• Return Ohio University to the level of expenditure on instruction it maintained during the 2009-14 period (38.62 percent of total budget); maintaining that percentage should be one of the most important metrics, if not the most important, on which the Board of Trustees evaluates our administration;

• Beginning July 1, introduce a one-day per week furlough of the 72 administrative employees who make more than Gov. DeWine; such a furlough should remain in effect until these positions become vacant and replacements, when deemed necessary, can be hired at salaries more in keeping with public service than private-sector extravagance; colleagues report that the chair of the Board of Trustees and the university’s Chief Financial Officer have publicly argued that inflated administrative salaries are compliance matters – we will reportedly be in trouble if we don’t pay skyrocketing market rates; I’d be curious to know how the Ohio State Auditor would respond to such an argument;

• Ask the chair of the Faculty Senate to form a task force for “Reimagining the Administrative Enterprise”; such a committee should receive any requested logistical support from the Provost, VP for Finance & Administration, and other senior administrators; this committee would parallel the committee of administrators, several of whom talk and think more like management consultants than educators, currently “Reimagining the Academic Enterprise” – the tail has been wagging the dog for too long at Ohio University. 

Rather than correcting the university’s course of action, “Fearlessly First” and the budgetary practices of the Nellis/ Djalali administration represent the same path staked out by their predecessors. Indeed, they have continued to rely for much of their “imagination” on those highly paid administrative personnel who were the agents and embodiments of bloat under their predecessors.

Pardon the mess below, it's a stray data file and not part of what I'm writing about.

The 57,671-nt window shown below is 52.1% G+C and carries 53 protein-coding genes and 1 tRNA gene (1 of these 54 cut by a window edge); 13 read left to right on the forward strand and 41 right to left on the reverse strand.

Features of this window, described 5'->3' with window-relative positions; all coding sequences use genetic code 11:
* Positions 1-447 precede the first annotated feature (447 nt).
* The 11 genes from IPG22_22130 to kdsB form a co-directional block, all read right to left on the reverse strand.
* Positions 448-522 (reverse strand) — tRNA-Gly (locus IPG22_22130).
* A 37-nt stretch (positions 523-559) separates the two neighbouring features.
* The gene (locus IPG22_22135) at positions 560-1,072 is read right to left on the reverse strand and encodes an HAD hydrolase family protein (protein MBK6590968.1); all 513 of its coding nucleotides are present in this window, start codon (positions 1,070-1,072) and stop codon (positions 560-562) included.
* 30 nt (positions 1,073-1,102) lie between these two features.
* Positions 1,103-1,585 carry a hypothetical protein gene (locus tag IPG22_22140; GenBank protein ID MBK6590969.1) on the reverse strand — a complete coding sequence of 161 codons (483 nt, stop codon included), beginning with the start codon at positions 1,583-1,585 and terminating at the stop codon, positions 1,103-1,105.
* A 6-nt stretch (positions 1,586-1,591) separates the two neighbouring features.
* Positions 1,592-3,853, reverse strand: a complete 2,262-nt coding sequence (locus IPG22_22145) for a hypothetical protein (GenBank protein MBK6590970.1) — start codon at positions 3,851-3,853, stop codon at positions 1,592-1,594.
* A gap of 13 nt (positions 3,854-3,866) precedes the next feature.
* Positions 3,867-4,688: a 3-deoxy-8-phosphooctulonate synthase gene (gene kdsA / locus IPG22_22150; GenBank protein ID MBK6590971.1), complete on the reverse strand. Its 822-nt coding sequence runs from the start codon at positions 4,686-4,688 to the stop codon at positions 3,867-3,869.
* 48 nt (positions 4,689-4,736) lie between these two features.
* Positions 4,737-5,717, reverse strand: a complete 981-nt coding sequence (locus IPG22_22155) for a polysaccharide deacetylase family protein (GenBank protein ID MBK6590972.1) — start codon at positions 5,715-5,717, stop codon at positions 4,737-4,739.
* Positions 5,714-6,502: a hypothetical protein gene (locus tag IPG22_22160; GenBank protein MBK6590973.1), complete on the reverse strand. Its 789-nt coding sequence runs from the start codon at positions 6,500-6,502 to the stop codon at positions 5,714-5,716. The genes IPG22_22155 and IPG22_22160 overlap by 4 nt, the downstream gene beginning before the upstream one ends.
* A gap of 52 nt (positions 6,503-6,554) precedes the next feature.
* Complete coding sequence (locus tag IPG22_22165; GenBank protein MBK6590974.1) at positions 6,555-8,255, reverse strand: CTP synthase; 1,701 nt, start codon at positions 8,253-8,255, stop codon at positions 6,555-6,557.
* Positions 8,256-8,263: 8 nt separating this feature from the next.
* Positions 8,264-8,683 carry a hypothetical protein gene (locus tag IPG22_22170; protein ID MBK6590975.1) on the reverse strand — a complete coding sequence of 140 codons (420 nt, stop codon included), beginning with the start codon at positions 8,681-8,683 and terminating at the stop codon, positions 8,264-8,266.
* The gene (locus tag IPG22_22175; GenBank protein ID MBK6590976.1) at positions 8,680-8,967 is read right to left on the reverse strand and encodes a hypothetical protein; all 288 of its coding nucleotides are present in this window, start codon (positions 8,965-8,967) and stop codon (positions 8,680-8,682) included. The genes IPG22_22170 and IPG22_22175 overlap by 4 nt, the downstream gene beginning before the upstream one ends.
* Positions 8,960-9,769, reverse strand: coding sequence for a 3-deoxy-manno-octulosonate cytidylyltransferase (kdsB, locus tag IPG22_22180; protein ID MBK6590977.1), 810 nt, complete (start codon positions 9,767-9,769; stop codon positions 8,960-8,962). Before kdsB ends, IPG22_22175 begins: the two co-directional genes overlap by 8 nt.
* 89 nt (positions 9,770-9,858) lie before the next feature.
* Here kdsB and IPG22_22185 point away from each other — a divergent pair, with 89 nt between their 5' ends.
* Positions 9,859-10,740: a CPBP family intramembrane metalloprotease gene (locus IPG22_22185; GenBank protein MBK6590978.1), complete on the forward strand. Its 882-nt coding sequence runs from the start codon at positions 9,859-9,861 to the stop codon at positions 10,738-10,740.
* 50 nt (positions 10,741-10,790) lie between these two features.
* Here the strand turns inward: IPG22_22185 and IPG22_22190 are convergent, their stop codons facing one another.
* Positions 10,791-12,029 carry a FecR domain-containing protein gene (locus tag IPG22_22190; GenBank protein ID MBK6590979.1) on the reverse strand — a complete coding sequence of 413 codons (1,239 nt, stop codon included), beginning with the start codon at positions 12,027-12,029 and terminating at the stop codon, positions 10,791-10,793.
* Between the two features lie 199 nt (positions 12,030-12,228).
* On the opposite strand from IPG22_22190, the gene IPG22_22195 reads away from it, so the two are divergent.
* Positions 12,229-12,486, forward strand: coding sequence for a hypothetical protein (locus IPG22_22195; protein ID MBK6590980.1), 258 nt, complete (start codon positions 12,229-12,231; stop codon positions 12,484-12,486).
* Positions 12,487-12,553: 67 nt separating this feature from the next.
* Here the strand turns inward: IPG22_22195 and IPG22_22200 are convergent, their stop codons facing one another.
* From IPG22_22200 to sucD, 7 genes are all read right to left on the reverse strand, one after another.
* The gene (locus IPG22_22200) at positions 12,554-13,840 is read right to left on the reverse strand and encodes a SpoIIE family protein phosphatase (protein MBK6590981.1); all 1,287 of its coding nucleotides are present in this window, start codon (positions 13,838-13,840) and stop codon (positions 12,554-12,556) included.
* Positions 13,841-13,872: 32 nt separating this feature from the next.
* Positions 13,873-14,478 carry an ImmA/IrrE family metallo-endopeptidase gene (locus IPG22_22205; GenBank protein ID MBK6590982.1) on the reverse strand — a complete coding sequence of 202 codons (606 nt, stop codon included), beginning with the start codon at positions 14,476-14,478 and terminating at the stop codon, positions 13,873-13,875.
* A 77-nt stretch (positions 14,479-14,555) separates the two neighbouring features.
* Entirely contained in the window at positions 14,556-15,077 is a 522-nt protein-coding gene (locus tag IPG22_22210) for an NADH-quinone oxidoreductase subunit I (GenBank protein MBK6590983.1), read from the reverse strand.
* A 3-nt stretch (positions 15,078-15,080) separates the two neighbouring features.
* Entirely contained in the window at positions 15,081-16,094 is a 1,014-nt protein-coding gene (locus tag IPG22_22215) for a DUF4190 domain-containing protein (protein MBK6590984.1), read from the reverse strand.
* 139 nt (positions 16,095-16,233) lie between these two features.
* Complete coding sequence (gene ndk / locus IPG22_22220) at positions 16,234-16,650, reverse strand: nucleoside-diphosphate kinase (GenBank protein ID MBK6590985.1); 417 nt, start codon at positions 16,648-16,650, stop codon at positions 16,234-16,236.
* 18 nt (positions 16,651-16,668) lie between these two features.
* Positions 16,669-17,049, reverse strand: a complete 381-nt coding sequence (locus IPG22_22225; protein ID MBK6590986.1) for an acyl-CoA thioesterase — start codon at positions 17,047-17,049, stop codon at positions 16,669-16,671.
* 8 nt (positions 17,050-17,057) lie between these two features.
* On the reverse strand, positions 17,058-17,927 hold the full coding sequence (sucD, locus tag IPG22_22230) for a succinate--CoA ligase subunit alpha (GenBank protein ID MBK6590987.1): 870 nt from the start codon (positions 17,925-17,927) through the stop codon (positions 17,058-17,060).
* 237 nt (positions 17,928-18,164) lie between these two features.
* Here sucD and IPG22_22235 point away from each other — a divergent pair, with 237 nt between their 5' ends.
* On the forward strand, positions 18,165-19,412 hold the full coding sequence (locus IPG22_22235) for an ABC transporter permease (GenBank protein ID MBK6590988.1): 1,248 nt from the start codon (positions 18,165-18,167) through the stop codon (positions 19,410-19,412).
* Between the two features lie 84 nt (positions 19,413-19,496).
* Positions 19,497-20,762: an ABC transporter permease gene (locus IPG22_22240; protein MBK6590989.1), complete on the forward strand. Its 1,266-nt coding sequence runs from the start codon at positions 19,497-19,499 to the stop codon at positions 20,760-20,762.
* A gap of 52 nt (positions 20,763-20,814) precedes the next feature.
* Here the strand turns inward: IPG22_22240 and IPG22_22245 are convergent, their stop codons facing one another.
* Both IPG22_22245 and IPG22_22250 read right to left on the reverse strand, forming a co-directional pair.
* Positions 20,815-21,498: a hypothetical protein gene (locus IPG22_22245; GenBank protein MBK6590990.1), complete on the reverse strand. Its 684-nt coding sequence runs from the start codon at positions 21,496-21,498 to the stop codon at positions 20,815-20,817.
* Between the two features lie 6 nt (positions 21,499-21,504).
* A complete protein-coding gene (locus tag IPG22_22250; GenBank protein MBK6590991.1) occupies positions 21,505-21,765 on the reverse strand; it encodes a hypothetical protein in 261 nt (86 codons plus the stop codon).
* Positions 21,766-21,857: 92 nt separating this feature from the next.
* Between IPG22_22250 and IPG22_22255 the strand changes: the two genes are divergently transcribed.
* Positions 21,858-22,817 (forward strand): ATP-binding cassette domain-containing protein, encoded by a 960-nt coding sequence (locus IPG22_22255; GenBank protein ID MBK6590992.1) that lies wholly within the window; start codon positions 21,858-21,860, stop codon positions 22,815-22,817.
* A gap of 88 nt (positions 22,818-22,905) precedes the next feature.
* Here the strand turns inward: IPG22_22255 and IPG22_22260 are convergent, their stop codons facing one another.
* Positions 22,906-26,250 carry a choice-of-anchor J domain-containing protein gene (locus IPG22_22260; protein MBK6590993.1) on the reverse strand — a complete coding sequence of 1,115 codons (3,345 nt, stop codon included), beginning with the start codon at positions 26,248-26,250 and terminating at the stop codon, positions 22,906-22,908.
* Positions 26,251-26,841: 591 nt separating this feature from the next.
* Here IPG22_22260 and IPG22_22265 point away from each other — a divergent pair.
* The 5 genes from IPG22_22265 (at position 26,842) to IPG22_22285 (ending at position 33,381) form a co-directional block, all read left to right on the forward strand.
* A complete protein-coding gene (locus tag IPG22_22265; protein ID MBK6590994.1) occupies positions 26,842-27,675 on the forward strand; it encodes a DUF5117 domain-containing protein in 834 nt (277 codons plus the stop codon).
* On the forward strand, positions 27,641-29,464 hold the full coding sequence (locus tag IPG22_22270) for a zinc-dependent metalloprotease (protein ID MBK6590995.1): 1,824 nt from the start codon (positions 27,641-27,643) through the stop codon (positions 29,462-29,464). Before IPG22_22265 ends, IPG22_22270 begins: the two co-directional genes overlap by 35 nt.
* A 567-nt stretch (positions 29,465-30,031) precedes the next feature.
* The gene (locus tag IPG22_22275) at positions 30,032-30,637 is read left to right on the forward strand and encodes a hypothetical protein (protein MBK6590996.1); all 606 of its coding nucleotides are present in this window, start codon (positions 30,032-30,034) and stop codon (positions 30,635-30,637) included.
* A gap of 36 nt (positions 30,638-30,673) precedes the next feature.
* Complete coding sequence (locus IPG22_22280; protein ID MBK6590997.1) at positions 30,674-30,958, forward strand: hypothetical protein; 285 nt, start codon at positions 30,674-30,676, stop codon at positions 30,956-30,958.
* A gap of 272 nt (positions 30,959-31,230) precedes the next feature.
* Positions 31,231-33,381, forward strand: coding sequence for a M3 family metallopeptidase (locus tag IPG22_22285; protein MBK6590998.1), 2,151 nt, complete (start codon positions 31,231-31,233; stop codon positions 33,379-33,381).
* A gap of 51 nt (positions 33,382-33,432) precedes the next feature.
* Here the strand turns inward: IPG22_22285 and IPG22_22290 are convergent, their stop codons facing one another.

“Fearlessly First” and the university budget planning that gives flesh to its rhetoric inspire fear among faculty because they are more of the same.  The same abandonment of academic quality as the university’s highest priority. The same administrative bloat. The same twisting in the wind while pivoting, reimagining, repositioning and chasing market fads.  And frankly, the same predictable strategies being pursued at most public institutions.

Why? Because that’s the safest path. For university leaders, it’s OK to fail, as long as you fail the same way as everyone else. There’s nothing “fearless” about pursing that strategy. To be truly “fearless” would be to restore Ohio University’s greatness by reinvesting, with dollars and not simply rhetoric, in the educational mission of preparing students for successful careers, engaged citizenship, and lives enriched with a sense of meaning and purpose.

Editor’s note: Joe McLaughlin is an associate professor of English and the former chair of Faculty Senate at Ohio University.